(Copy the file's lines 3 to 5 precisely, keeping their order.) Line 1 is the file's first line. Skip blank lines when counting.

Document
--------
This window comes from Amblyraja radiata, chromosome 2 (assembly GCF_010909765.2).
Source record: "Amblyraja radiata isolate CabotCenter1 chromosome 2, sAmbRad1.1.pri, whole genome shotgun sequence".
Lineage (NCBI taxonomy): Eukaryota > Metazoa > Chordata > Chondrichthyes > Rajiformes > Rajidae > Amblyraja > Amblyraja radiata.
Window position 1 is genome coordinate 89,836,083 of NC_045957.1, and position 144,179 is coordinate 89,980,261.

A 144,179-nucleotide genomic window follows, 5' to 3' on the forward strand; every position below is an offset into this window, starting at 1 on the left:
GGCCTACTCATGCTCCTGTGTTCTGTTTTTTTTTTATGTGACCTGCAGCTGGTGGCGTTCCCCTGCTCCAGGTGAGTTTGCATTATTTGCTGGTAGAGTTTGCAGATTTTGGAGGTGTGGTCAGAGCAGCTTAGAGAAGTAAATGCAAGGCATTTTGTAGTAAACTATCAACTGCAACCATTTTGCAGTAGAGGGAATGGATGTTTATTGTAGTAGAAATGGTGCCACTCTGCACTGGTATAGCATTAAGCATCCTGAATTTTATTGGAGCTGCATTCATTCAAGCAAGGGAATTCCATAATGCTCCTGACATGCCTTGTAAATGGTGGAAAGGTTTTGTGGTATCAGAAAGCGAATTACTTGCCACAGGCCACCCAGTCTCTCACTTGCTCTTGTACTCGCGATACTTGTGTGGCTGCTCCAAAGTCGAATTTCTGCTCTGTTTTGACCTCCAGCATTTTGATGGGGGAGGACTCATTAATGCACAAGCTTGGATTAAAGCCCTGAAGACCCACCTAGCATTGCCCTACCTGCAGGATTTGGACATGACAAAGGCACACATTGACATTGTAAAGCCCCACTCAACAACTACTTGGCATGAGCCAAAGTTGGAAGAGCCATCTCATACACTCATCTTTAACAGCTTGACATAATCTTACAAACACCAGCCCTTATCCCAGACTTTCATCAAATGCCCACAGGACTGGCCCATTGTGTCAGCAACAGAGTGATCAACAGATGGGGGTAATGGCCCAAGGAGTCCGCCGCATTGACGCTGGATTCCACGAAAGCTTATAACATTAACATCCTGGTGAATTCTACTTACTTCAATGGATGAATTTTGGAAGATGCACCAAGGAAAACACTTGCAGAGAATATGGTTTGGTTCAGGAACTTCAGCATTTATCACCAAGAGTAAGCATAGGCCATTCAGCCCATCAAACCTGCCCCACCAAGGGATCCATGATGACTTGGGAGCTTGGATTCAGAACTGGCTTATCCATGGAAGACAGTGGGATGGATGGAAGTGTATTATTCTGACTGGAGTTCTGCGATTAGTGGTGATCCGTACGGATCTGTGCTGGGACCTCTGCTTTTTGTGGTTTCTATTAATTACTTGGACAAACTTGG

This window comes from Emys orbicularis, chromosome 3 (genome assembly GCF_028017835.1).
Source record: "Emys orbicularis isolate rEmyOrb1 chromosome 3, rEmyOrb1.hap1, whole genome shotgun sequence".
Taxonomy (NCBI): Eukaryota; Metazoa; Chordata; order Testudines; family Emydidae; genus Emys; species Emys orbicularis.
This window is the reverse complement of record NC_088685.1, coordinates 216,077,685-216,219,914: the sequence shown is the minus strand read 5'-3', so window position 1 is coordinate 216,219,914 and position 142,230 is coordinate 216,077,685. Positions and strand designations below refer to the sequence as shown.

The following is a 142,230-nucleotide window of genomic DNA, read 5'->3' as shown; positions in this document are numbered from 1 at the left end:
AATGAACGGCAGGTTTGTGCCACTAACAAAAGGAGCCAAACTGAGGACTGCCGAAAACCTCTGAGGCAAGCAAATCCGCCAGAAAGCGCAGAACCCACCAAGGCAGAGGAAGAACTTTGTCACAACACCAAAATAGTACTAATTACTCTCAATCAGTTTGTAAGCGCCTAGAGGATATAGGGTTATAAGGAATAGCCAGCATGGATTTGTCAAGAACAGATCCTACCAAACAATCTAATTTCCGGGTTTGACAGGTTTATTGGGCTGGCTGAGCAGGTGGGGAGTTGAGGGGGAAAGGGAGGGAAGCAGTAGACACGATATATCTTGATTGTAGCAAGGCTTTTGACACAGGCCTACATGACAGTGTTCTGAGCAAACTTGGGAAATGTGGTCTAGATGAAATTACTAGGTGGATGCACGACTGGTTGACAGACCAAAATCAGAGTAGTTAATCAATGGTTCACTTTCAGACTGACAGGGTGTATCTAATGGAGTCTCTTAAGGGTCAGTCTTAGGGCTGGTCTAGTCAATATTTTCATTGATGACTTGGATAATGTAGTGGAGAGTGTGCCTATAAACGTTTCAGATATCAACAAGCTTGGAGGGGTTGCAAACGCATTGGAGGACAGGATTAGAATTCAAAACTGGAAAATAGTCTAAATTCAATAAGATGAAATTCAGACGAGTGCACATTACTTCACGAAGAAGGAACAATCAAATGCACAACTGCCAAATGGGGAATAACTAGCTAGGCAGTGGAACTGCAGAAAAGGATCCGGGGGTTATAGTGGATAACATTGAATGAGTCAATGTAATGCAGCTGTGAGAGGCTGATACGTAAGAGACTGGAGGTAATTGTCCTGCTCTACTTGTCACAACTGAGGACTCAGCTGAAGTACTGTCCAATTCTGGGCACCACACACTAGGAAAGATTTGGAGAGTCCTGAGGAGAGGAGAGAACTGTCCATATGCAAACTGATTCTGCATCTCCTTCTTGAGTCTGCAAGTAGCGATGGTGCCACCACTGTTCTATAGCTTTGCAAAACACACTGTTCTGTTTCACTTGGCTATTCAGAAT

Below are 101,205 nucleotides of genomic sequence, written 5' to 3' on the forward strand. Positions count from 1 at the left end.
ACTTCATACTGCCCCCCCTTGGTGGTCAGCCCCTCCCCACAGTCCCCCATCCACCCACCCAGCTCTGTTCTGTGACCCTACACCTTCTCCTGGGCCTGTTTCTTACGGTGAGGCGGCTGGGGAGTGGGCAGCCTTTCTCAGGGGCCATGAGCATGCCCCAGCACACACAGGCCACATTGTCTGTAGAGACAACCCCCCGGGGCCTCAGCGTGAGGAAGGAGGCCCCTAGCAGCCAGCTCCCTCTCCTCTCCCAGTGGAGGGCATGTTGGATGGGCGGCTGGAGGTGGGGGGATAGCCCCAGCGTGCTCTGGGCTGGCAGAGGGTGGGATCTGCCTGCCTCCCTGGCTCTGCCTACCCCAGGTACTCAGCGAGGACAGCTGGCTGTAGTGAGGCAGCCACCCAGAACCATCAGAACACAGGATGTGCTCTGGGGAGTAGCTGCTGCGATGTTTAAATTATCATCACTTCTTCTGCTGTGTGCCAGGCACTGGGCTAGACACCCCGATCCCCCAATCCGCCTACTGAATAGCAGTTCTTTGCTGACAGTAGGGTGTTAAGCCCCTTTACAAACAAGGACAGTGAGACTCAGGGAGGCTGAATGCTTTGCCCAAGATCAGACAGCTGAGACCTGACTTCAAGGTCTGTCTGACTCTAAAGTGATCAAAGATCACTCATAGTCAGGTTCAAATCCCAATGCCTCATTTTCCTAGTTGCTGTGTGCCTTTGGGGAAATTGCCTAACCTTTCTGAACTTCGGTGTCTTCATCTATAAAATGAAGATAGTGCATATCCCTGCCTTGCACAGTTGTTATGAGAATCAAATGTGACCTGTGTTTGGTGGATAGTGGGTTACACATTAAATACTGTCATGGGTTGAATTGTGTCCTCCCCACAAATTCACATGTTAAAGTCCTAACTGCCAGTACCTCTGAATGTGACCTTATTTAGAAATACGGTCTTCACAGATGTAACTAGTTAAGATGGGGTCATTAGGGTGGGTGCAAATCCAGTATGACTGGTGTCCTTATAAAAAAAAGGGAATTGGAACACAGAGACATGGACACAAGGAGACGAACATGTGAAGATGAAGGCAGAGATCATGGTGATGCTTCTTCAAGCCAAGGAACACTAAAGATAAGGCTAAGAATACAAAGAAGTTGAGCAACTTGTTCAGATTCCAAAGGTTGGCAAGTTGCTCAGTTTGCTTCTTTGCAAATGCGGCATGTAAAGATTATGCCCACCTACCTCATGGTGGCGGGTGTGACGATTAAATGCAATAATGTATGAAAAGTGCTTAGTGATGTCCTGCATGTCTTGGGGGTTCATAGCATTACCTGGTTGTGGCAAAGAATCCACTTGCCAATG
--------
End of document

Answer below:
Lineage (NCBI taxonomy): Eukaryota > Metazoa > Chordata > Chondrichthyes > Rajiformes > Rajidae > Amblyraja > Amblyraja radiata.
Window position 1 is genome coordinate 89,836,083 of NC_045957.1, and position 144,179 is coordinate 89,980,261.

A 144,179-nucleotide genomic window follows, 5' to 3' on the forward strand; every position below is an offset into this window, starting at 1 on the left: